However, not all employers offered a Roth 401(k) – just 75 percent in 2019. If your company doesn’t offer the Roth version, you don’t have any alternative.
But anyone who can open an IRA can open the Roth variant. While the Roth IRA technically has an income limit that prevents participants from opening it, there’s a legal way to do so anyway called a “backdoor Roth IRA.” Here are the details on the backdoor Roth.
8. You can take a loan on a 401(k)
Generally if you take out cash from an IRA or a 401(k), you’ll likely be charged taxes and penalties. But the 401(k) may allow you to take out a loan, depending on how your employer’s plan is structured.
“Another clear advantage is that you can take loans from a 401(k) and continue to contribute to your 401(k),” says Lackwood.
Like a normal loan, you’ll have to pay interest, and you’ll have a repayment period, not more than five years. But the rules differ from plan to plan, says Lackwood, so you’ll have to check on your specific 401(k) rules to see what you’ll need to do.
You can also take cash from a 401(k) for a hardship withdrawal, and you can do so from an IRA, too. But the terms in each case are strict.
“401(k)s allow for emergency withdrawals, but most plans offered through employers are very rigid and don’t have much flexibility,” says David Wilson, CFP and founder of Planning to Wealth.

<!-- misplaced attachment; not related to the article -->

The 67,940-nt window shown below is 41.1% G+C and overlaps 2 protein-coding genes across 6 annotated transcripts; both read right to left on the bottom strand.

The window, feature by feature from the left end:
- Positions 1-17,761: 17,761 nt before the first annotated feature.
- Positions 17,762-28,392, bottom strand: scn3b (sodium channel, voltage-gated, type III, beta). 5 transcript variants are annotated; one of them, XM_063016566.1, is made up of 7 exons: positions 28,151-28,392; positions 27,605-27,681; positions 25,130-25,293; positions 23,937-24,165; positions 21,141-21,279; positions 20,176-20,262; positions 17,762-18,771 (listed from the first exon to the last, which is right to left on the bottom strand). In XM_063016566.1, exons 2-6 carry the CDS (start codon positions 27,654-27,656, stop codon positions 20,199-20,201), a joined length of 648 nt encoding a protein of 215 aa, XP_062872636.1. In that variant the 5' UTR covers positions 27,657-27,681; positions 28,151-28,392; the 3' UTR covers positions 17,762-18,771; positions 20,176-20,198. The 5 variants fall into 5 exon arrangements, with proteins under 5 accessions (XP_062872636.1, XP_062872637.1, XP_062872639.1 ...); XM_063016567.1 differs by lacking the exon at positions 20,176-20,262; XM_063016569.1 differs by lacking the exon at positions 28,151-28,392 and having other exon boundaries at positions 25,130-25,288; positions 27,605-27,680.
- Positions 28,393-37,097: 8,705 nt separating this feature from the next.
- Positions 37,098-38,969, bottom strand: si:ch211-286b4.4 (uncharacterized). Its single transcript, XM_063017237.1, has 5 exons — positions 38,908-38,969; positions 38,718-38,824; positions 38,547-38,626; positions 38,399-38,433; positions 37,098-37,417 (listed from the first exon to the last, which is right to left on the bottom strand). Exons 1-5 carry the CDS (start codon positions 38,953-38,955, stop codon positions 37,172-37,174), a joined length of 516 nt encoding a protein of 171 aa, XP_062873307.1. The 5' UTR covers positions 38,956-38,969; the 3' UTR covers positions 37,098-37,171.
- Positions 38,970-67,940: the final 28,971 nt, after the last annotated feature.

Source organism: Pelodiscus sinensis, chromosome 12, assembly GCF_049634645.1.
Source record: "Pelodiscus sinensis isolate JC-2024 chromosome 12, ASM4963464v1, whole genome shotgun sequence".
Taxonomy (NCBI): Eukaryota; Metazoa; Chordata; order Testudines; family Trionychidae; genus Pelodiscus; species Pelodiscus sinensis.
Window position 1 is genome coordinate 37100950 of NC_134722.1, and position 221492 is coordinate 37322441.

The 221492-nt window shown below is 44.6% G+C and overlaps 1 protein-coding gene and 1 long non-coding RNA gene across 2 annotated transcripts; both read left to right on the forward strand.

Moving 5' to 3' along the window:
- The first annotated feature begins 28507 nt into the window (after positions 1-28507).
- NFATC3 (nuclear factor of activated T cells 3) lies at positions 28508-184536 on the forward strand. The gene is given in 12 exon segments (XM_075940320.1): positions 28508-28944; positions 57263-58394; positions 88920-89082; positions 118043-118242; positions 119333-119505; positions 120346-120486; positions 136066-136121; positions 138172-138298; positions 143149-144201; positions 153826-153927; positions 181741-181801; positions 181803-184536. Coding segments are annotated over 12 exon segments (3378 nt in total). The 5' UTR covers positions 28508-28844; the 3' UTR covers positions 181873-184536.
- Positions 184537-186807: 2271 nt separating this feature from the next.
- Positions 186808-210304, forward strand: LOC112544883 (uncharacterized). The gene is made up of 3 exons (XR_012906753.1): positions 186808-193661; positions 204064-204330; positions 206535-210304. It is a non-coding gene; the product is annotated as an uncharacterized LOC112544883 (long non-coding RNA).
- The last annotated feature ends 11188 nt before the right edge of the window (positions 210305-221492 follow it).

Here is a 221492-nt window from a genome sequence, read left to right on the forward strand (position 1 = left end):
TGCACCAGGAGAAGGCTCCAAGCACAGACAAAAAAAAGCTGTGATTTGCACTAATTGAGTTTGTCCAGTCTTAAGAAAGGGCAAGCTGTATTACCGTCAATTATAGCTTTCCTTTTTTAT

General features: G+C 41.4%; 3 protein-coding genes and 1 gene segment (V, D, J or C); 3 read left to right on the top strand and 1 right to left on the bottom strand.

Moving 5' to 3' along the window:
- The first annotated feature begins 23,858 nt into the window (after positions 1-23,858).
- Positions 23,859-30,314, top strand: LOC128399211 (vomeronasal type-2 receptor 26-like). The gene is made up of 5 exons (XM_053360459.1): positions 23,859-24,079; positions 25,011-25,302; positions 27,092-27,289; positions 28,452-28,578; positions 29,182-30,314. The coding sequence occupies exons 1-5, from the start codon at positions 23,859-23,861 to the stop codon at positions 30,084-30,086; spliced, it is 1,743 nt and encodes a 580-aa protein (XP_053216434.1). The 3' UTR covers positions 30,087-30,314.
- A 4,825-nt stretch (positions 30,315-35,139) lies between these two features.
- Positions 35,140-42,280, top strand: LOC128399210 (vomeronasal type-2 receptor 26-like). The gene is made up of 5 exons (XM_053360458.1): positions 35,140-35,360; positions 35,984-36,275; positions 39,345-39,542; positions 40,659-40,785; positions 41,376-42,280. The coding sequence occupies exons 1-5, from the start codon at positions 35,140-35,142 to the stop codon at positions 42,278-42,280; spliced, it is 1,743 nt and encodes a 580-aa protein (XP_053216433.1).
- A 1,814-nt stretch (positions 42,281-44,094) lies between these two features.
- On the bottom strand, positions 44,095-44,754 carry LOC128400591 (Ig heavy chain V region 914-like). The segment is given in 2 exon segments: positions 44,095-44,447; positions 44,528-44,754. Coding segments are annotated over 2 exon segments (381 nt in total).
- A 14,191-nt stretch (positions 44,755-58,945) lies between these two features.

But taking a non-retirement withdrawal can drastically set back your retirement plans.
9. A 401(k) is more secure from creditors
What happens to your retirement money in the event of a bankruptcy or an adverse lawsuit? The 401(k) is more secure from creditors than the IRA.
“The real advantage of a 401(k) is that in most states the 401(k) is protected from creditors and lawsuits, except for the IRS and a spouse,” says Lackwood. “Otherwise, the individual is protected and should keep funds in a 401(k) until the lawsuit or any concerns are removed.”
Individuals can roll over a 401(k) into an IRA when they leave an employer, but many may choose not to do so, because of the relative lack of security in an IRA, says Lackwood.
What are the pros and cons of a 401k?
To sum up, the 401(k) plan offers a variety of pros and cons. Here are the most important:
Pros of a 401(k)
- Higher contribution limit
- Potential for “free money” via a company match
- No income limit on contributing with pre-tax income
- May be able to access a loan
- More secure against creditors
- Automatic payroll deductions
- May have investment guidance from plan administrator
Cons of a 401(k)
- No guarantee that your employer offers one
- Limited investment selection
- May not be possible to set up a Roth version
What are the pros and cons of an IRA?
The IRA offers a similar variety of pros and cons. Here are the most important:
Pros of an IRA
- Available to anyone with earned income
- Non-earning spouses can contribute, too
- Wide array of investment options
- Easy to set up traditional or Roth versions
- Roth IRA is great for estate planning
- Roth IRA offers tremendous flexibility, including penalty-free withdrawals of contributions
Cons of an IRA
- Relatively low contribution limits
- Deductibility of contributions is limited due to income
- No investment advice
“The best retirement plan for an individual will often include both a 401(k) as well as an IRA,” says Burke. “By understanding the differences between the two, an individual can make better informed decisions, and ensure they are getting the most value out of their investment choices.”